“Would anyone realistically ever purchase this product or service without participating in the income opportunity?”

Thousands of people purchase products from such companies as Nu Skin, Watkins, Herbalife and Amway every day without becoming distributors. They just want the product. This is true for most of the MLM companies out there. But ask yourself, Would anyone have ever subscribed to Washington Power Digest for $125.00 per year just for the publication alone? Very few. Did many people pay over $350.00 to Consumer’s Buyline just for the $39.00 discount buyers service? Doubtful. How many folks would pay over $30,000 for a two day seminar in the Bahamas, as was offered by CommonWealth and several other such schemes? Unless it was one helluva seminar, probably no one.

Another consideration would be whether or not there is any kind of financial reward for just the act of recruiting. But this question is trickier than it seems as well.

For example, what if a product based company also offered upline commissions on sales aids and training fees? Wouldn’t it then be possible to earn commissions by just signing up new distributors and getting them trained and ready to do the business of selling the products long before they’ve actually sold any products?

They key question here is, Does the product or service have value to someone who just wants the product or service? Is it retailable? Again, would someone pay for it even if they were not a distributor? So, would someone go to your company’s distributor training meeting or buy your company’s brochure if they were not going to participate as a distributor? Of course not. Does the company claim you only have to make a one time purchase? I’ve seen several programs recently where they claim you pay once, then sit back and wait for the residual income to roll in. But think about that. Where is the “new” money coming from? Obviously they can’t pay out more than they take in, so the only way the program can continue is if people keep recruiting. So, even if the “one time” fee is for a perfectly legitimate, tangible product of reasonable value, and upline commissions are only coming from that purchase, it may still violate the principle of a financial reward for the act of recruiting. If youÕre not convinced, then ask yourself this question:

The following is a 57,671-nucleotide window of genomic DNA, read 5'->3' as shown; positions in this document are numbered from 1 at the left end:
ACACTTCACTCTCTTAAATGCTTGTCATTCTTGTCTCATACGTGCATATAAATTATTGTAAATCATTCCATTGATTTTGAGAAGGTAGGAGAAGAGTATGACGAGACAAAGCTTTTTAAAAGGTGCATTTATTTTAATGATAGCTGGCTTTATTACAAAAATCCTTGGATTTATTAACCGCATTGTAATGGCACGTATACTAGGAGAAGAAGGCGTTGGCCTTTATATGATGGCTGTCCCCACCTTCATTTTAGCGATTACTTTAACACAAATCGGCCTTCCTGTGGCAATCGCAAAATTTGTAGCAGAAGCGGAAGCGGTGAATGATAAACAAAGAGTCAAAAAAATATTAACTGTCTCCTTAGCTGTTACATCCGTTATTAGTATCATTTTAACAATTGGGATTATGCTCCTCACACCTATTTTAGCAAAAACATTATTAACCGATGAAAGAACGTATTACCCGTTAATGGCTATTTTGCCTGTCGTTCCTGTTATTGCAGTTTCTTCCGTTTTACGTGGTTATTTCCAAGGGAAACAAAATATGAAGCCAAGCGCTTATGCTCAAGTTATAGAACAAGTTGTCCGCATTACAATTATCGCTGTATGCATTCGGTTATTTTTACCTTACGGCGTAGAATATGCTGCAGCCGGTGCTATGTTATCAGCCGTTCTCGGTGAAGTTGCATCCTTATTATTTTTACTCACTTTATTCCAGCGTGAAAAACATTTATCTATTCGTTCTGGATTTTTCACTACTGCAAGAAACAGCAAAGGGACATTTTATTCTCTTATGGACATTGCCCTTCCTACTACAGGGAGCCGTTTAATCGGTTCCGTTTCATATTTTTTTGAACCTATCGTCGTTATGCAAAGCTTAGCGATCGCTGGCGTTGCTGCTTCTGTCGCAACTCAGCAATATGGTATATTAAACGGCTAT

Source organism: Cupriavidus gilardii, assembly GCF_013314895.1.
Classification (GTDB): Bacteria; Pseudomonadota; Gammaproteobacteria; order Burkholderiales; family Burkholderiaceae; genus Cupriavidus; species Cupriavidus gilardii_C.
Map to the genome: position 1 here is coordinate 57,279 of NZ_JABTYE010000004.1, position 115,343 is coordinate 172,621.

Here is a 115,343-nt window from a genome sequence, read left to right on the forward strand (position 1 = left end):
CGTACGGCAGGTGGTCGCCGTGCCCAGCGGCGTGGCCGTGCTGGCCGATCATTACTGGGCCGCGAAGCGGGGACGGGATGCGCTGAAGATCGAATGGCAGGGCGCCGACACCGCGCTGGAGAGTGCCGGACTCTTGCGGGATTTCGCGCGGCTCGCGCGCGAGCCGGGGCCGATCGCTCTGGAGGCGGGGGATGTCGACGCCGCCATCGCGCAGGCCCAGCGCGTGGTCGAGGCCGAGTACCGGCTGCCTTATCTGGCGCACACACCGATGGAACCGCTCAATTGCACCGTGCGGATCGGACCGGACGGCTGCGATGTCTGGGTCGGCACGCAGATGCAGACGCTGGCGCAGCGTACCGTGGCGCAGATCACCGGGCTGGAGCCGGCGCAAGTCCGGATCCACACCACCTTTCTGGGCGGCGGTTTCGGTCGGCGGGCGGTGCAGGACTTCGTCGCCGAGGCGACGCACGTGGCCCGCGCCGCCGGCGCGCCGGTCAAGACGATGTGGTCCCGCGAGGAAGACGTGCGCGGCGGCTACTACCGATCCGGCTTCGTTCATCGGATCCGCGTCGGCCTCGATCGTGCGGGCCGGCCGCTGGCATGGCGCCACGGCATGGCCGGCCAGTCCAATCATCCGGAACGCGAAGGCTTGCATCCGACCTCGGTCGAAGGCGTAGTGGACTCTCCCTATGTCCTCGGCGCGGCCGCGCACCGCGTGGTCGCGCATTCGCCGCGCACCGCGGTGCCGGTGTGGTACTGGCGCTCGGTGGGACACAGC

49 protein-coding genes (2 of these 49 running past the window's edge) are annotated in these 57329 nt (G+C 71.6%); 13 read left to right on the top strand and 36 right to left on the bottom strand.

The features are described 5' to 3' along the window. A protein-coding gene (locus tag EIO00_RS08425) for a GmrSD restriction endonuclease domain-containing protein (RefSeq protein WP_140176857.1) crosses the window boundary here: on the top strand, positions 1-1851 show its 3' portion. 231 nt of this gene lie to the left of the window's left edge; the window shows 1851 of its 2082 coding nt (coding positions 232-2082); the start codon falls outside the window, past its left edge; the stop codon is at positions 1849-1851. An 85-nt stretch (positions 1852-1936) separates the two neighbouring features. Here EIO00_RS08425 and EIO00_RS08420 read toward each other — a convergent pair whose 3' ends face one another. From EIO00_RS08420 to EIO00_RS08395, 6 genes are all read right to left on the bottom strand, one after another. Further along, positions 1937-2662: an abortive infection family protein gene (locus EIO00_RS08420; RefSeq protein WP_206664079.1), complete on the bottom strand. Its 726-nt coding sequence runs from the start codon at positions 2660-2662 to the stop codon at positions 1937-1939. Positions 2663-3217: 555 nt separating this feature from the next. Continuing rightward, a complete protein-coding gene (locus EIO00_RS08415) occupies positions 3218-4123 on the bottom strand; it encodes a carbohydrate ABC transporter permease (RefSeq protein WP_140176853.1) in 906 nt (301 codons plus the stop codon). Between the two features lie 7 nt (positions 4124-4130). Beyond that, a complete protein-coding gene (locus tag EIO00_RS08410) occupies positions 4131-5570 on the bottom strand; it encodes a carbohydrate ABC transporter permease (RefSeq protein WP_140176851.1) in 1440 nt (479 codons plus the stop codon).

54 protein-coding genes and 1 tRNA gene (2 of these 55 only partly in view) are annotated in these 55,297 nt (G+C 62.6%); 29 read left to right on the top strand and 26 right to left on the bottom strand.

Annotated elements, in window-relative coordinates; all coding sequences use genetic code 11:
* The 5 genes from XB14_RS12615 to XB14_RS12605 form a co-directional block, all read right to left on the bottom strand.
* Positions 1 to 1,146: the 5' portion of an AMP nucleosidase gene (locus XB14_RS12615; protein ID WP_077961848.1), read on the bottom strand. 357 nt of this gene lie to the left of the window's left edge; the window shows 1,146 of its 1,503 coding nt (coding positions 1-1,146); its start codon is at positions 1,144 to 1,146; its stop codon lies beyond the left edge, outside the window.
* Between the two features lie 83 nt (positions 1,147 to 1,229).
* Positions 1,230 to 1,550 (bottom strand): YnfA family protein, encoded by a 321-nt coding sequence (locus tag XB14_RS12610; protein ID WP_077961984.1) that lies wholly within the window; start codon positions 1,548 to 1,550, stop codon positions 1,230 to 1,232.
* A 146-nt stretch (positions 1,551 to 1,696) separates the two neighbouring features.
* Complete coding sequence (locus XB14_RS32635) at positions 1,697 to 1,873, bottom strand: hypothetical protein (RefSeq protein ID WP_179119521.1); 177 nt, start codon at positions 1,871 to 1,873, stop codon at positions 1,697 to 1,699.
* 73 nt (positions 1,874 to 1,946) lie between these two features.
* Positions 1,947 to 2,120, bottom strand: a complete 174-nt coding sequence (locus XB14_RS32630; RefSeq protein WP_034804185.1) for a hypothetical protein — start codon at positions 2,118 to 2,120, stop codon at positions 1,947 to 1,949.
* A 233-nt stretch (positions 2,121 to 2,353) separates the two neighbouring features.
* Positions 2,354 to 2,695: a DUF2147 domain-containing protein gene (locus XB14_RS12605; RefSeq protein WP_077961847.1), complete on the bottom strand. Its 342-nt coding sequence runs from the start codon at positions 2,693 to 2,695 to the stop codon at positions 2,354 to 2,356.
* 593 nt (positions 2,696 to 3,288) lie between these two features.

“If all recruiting stopped today, would this company still be able to pay monthly commissions in the months ahead?”

If you only have to pay a one time fee in the beginning, then the answer would be a definite NO. Eventually all the existing funds would be used up and no new funds would be coming in. Commissions could only be paid if people continued to recruit. Whereas legitimate, legally sound MLM companies could continue to pay commissions from the ongoing buying and selling of their products.

So if you can’t answer the above two questions with a confident, resounding “Yes,” you should probably tell your prospective sponsor “No!”